06. You Make My Hair Curl (Gavin) 5.05
07. Kansas City (Littlefield) 3.36
08. Hard Times (Gavin) 3.41
09. Life After Blues (Gavin 3.51
10. Gawain II (Anthony) 0.30
11. Waisting Time Blues (Gavin) 5.49
12. San Francisco Bay Blues (Fuller) 3.23
13. I’m Your Hoochie Coochie Man (Dixon) 3.48
14. 634-5789 (Cropper/F’loyd) 3.35
15. Gawain III (Anthony) 0.34
16. Why Love (Gavin) 3.33
17. Make & Shake Boogie (Gavin) 4,08
18. Don’t Mess With Me (Gavin) 4.38
19. Gawain IV (Anthony) 0.34

The four tunes of “Gawain” were play by the Ray Antohny Orchestra

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Hana Müllerová – Simphonies Concertantes For Harp And Orchestra (Jean-Baptiste Krumpholz) (1997)

FrontCover1.jpgJean-Baptiste Krumpholz (Czech: Jan Křtitel Krumpholtz) (8 May 1742 – 19 February 1790) was a Czech composer and harpist.

Krumpholz was born in Budenice, near Zlonice. He learned music from his father while growing up in Paris; in 1773 he played a successful harp concerto in the Burgtheater in Vienna. After serving three years in Count Esterházy’s court orchestra (1773–1776), during which he is said to have taken counterpoint lessons with Joseph Haydn, he embarked on a successful concert tour of Europe. In Paris and Metz, he worked along with manufacturers Jean Henri Naderman, his son François Joseph Naderman, and Sébastien Érard towards improving the construction of the harp. He composed concertos and sonatas for harp and chamber music.

In the end, he drowned himself in the Seine after his wife, a former pupil, Anne-Marie Krumpholtz (1755–1824), also a virtuoso harpist, eloped to London, although the story that this was with pianist Jan Ladislav Dussek is apocryphal.[citation needed]

He was the brother of Wenzel Krumpholz, violinist and mandolin player.

Krumpholz composed 52 sonatas, 6 concertos and many preludes and variations for the harp. He wrote also harp duets, quartets and 4 sonatas for harp, 2 violins, 2 French horns and cello. (by wikipedia)

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Considered the foremost harp composer of his day, Jean-Baptiste Krumpholtz was a contemporary of Haydn and Mozart. He almost certainly knew the former; they were at the Esterházy court at the same time, and his wife, the harpist Anne-Marie Steckler performed in Haydn’s London concerts. Krumpholtz’s scored several major harp works proceeding Mozart’s concerto for flute and harp, dedicated to Mademoiselle de Guines, for whom Krumpholtz himself wrote. Featured in this recital are his “Variations on an Air by Mozart” (from symphony no.35). Composing in a style which was both typical of the period yet advanced the range and technique of harp music, Krumpholtz scored some of his works for solo or accompanied performance. (Gary S. Dalkin)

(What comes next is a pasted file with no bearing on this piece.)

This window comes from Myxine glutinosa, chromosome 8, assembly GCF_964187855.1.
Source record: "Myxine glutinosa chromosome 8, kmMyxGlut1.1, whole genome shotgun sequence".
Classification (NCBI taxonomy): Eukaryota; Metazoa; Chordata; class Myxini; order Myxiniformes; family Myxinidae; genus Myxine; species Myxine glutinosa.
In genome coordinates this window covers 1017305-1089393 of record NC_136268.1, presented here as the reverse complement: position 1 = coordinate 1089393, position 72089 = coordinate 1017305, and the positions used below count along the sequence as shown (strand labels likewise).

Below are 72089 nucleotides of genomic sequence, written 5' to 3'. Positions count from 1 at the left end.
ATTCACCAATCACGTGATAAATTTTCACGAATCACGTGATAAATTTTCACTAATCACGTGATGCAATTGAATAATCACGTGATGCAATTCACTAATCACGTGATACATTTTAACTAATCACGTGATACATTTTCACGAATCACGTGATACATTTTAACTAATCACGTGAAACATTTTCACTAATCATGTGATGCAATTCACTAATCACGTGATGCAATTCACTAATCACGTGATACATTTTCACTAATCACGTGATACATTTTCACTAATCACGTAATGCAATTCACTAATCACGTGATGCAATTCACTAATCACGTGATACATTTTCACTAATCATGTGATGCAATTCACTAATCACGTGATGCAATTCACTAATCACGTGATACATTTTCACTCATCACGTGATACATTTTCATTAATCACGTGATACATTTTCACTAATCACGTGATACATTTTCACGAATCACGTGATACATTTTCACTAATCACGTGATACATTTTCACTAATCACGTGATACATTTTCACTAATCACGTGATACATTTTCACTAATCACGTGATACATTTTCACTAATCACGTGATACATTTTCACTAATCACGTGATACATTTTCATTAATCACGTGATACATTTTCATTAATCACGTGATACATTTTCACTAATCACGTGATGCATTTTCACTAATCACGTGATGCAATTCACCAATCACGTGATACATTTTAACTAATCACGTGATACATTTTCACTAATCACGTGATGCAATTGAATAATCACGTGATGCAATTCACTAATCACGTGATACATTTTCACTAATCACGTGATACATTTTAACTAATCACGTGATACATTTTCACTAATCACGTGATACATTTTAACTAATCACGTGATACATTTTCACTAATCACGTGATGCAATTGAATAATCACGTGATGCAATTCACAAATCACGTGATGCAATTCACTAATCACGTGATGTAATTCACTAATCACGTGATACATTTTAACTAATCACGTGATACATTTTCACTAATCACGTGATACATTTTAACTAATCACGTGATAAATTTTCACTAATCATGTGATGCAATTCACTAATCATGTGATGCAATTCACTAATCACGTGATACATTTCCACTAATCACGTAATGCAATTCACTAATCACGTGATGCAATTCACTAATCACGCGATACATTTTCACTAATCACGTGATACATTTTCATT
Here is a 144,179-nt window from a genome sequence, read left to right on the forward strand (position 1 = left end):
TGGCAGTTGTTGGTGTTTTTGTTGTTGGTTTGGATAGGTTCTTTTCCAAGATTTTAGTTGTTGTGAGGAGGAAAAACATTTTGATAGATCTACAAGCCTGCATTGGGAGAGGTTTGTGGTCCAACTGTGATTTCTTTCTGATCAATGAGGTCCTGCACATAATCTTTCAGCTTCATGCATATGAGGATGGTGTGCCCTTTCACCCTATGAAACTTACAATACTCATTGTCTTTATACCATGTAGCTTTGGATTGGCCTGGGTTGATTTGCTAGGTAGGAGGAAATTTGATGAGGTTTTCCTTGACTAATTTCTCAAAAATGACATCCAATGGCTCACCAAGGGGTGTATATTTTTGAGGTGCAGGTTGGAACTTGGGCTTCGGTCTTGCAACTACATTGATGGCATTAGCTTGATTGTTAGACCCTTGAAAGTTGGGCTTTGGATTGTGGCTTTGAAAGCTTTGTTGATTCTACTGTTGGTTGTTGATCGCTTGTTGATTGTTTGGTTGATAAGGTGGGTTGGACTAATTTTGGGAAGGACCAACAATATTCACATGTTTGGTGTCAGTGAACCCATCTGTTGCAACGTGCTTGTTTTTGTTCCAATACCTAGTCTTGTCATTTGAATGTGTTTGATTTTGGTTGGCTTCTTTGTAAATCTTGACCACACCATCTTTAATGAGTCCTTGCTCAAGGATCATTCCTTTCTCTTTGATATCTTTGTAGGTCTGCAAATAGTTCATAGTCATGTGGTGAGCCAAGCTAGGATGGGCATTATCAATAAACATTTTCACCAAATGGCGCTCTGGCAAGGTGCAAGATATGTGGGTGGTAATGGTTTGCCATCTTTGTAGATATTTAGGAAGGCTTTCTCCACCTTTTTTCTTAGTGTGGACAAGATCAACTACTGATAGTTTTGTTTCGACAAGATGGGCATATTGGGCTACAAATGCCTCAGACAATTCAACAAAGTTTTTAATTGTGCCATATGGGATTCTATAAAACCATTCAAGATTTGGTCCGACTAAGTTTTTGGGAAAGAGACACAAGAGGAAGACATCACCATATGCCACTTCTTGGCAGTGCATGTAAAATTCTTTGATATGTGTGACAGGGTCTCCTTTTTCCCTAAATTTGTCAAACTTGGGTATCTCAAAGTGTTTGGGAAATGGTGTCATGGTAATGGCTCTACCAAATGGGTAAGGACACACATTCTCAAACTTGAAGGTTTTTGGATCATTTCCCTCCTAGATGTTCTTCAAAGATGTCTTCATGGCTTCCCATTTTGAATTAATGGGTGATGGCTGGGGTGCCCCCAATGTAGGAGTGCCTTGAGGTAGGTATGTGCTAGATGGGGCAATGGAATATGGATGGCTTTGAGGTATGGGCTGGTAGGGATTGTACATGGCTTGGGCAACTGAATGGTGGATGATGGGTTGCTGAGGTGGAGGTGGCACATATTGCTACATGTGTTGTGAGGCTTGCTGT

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And here are some information about the solo artist of this album, Hana Müllerová:

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Personnel:
Hana Müllerová (harp)
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Vojtech ‘Spurny (piano on 01. – 06)
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Prague Philharmonia conducted by Jaroslav Krček

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Tracklist:

Simphonie Concertante in F major for Harp and Orchestra, Op.5, No.1 (14:46):
01. Allegro 5.57
02. Andante 3.43
03. Menuetto. Allegretto 5.14

Simphonie Concertante in B flat major for Harp and Orchestra, Op.5, No.2 (14:11):
04. Allegro non troppo 5.20
05. Adagio con espressione 4.02
06. Tempo di Menuetto 4.56

Simphonie in F major for Harp and Orchestra, Op.11, No.1 (22:56)
07. Allegro assai 9.21
08. Andantino sempre piano 8.53
09. Rondeau. Allegro 4.47

Simphonie in G major for Harp and Orchestra, Op.11, No.2 (19:59)
10. Allegro 7.30
11. Romance 7.01
12. Rondeau. Allegro 5.29

Music composed by Jean-Baptiste Krumpholz

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Sultan Khan – Maestro’s Choice (2006)

FrontCover1.jpgSultan Khan is one of the greatest musicians of the rare instrument called sarangi. It is believed that the word sarangi was derived form the word Sau Rangi, which means a hundred colors and sultan Khan is a great exponent to express those colors on the instrument.

Sultan Khan was born on April 15, 1940 at Sikar in Rajasthan. His great grandfather Hussain Baksh and grandfathers, Azim Khan were court musicians in the princely state of Jodhpur. Gulab Khan his father was also an accomplished vocalist and sarangi artiste. Sultan Khan was trained in the Indore gharana style of khayal singing which was popularized by the legendary Amir Khan. He went through a strict regimen at home.

Sultan Khan is being acknowledged by music connoisseurs for unique depth and his magnificent technical and melodic control over the string instrument. He adopted in his style a special nuance of Amir Khan’s gayaki, which reflects always in his renditions. He is torchbearer of a famous lineage of sarangi players. His systematic badhat, exquisite Khan02.jpggamakas and intricate taan-s make his performances unique and soulful.

He is a master in light and light classical genres of Indian music. Besides his solo performances Sultan Khan is widely known for his talent of accompanying other famous artistes like Zakir Hussain, Ravi Shankar, Lata Mageshkar and Many others.

He is a proud recipient of the Sangeet Natak Academy Award the gold Medalist Award of Maharshtra and the American Academy of Artistes Award in 1998. In 1997 he had the honor and privilege of playing for Prince Charles 50th birthday celebration. Sultan Khan has come to be recognized on an international scale performing along with Ravi Shankar on Former Beatle, George Harrison’s 1974 Dark Horse world tour.